In Richard Menary (ed.), The Extended Mind. MIT Press (2010)
This chapter begins with a presentation of Frege’s reflections on the concept of sense and how it has been misread as leading to a philosophy based on psychologism. This is helpful because the focus of this chapter is based on the psychological—specifically, conscious experiences defined by there being something it is like to have them. An extended account of states that are both conscious and intentional is also discussed, claiming that the intentional directedness of experiences consists in disclosing activity, and that this disclosing activity typically involves neural processes, bodily processes, and things done in and to the world. This intentional directedness is used to argue the point for an extended model of conscious experience.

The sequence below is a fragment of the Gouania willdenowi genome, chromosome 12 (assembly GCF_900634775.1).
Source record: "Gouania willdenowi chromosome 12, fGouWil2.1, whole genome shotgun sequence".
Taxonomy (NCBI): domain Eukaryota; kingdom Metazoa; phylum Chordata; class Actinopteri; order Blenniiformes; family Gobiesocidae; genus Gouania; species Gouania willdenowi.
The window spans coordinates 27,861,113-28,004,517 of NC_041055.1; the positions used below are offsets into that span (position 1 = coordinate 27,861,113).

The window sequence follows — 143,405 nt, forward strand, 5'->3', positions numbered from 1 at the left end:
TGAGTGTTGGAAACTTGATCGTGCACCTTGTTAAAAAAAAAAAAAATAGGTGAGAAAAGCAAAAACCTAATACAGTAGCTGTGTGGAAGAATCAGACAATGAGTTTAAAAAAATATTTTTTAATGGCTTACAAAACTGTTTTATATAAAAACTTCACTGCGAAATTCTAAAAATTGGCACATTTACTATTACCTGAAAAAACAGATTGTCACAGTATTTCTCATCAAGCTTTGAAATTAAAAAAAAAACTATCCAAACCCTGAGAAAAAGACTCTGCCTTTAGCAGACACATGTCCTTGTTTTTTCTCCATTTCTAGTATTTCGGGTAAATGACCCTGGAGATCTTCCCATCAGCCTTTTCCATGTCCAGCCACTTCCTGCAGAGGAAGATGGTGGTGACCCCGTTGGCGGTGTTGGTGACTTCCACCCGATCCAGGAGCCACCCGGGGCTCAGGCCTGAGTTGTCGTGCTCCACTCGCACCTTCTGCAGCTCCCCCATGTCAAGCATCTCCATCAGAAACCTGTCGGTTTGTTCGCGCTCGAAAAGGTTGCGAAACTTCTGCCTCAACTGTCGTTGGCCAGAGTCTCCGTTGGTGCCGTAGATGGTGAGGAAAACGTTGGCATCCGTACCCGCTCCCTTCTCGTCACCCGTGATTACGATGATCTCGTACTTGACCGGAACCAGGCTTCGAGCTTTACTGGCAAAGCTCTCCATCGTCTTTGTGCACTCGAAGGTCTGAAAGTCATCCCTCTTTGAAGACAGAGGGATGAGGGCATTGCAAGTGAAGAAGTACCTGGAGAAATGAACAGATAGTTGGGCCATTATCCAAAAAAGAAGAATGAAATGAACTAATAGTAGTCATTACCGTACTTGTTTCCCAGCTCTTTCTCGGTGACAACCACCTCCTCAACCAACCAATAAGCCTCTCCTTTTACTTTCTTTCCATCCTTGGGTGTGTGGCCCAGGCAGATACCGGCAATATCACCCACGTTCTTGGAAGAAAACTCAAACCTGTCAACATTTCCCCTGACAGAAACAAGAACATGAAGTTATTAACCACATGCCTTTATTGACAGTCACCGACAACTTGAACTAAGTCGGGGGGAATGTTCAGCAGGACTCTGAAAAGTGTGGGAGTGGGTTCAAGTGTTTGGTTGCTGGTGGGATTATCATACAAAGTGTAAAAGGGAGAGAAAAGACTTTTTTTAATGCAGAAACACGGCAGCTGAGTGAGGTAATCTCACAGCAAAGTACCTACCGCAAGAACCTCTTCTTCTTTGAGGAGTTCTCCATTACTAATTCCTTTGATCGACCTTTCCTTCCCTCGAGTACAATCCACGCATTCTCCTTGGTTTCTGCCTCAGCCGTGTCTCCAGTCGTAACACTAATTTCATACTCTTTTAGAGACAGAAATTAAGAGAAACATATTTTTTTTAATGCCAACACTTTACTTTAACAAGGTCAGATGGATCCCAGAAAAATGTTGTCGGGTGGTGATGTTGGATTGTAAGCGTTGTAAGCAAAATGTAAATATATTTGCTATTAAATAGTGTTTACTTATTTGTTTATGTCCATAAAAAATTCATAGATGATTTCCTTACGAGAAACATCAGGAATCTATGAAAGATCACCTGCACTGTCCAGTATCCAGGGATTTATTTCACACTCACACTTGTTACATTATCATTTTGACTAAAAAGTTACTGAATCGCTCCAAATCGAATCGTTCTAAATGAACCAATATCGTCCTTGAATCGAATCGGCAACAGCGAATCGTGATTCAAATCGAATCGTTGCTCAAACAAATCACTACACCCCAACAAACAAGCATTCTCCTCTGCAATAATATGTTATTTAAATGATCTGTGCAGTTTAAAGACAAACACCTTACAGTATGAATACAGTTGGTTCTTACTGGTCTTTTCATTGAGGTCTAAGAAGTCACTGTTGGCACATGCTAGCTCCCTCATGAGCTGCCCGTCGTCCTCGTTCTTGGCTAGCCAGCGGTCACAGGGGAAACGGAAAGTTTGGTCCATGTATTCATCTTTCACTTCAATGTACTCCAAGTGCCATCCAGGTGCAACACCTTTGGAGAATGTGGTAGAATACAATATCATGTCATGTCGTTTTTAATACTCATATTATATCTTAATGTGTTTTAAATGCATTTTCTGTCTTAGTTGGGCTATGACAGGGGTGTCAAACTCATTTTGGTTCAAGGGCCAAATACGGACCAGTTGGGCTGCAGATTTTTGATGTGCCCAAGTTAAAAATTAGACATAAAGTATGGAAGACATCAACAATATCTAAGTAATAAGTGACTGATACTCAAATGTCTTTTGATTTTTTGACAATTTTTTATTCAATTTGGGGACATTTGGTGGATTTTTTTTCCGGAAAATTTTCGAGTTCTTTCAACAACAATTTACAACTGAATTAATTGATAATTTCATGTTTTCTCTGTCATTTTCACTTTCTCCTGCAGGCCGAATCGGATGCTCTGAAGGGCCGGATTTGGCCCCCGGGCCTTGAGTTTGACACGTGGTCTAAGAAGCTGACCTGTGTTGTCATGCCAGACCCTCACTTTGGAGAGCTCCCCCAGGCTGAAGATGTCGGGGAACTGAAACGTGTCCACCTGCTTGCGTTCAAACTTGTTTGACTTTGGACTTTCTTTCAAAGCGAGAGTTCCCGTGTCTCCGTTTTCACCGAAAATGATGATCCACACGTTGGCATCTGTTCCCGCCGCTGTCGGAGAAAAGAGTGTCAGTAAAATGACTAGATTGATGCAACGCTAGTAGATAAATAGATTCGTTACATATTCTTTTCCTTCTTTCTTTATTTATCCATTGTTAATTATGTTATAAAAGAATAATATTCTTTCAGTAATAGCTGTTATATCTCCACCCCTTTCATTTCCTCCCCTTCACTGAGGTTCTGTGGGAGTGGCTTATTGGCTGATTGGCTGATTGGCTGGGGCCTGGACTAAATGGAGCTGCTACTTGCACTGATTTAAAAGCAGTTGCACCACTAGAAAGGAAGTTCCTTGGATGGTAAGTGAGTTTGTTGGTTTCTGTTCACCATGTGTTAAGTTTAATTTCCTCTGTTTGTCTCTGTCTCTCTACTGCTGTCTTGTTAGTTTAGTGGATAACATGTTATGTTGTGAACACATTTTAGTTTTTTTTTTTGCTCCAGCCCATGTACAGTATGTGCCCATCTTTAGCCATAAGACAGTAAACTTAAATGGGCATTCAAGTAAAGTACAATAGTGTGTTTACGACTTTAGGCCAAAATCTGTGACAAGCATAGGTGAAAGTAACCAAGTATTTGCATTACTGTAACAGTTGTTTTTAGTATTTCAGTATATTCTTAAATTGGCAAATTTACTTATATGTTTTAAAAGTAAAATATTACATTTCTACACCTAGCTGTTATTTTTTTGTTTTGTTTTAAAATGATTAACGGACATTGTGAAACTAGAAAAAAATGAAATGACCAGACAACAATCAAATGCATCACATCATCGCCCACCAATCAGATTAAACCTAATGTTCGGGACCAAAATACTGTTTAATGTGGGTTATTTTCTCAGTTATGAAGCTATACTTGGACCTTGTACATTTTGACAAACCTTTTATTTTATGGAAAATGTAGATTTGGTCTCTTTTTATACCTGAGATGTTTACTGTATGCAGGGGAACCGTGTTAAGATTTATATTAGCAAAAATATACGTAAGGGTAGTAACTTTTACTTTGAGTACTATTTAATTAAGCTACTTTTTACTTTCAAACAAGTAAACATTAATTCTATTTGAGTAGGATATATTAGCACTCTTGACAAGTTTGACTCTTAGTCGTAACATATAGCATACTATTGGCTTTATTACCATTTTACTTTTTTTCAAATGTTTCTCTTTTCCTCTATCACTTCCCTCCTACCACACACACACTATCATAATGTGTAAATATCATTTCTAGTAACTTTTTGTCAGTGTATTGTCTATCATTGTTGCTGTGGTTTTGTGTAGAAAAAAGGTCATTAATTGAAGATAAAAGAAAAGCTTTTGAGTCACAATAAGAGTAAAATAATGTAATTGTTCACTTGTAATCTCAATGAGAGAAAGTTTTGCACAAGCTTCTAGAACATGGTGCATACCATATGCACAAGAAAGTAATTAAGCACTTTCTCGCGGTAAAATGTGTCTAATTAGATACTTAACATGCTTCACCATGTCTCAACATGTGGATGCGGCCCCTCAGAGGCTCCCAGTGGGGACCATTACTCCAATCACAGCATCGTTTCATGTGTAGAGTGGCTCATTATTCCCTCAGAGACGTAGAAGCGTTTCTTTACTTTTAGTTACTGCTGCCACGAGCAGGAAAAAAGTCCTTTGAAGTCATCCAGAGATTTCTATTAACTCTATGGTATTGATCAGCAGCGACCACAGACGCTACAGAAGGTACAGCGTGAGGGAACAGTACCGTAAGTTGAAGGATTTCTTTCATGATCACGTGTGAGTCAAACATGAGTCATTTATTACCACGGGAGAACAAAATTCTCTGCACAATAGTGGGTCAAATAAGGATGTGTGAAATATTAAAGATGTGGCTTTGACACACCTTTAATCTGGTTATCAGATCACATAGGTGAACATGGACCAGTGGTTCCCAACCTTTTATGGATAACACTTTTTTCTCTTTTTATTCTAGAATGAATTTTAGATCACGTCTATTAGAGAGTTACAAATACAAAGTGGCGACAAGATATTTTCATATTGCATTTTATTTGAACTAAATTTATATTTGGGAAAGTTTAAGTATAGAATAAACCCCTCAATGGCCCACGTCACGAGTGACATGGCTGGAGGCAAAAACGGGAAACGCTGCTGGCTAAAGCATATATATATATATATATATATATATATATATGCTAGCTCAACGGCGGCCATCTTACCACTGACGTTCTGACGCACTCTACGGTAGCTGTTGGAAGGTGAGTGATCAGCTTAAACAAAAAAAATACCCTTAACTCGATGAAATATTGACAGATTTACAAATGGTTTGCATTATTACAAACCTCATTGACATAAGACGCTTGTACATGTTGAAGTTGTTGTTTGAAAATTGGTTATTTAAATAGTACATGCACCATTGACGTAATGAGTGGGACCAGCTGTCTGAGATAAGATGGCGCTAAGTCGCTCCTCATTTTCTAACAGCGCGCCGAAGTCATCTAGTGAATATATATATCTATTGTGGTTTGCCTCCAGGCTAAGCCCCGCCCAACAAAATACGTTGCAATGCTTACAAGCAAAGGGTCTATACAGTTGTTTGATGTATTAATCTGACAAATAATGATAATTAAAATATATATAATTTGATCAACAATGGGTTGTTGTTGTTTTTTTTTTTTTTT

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Sketch This: Extended Mind and Consciousness Extension. [REVIEW]Victor Loughlin - 2013 - Phenomenology and the Cognitive Sciences 12 (1):41-50.
Common-Sense Functionalism and the Extended Mind.Jack Wadham - forthcoming - Philosophical Quarterly:pqv071.
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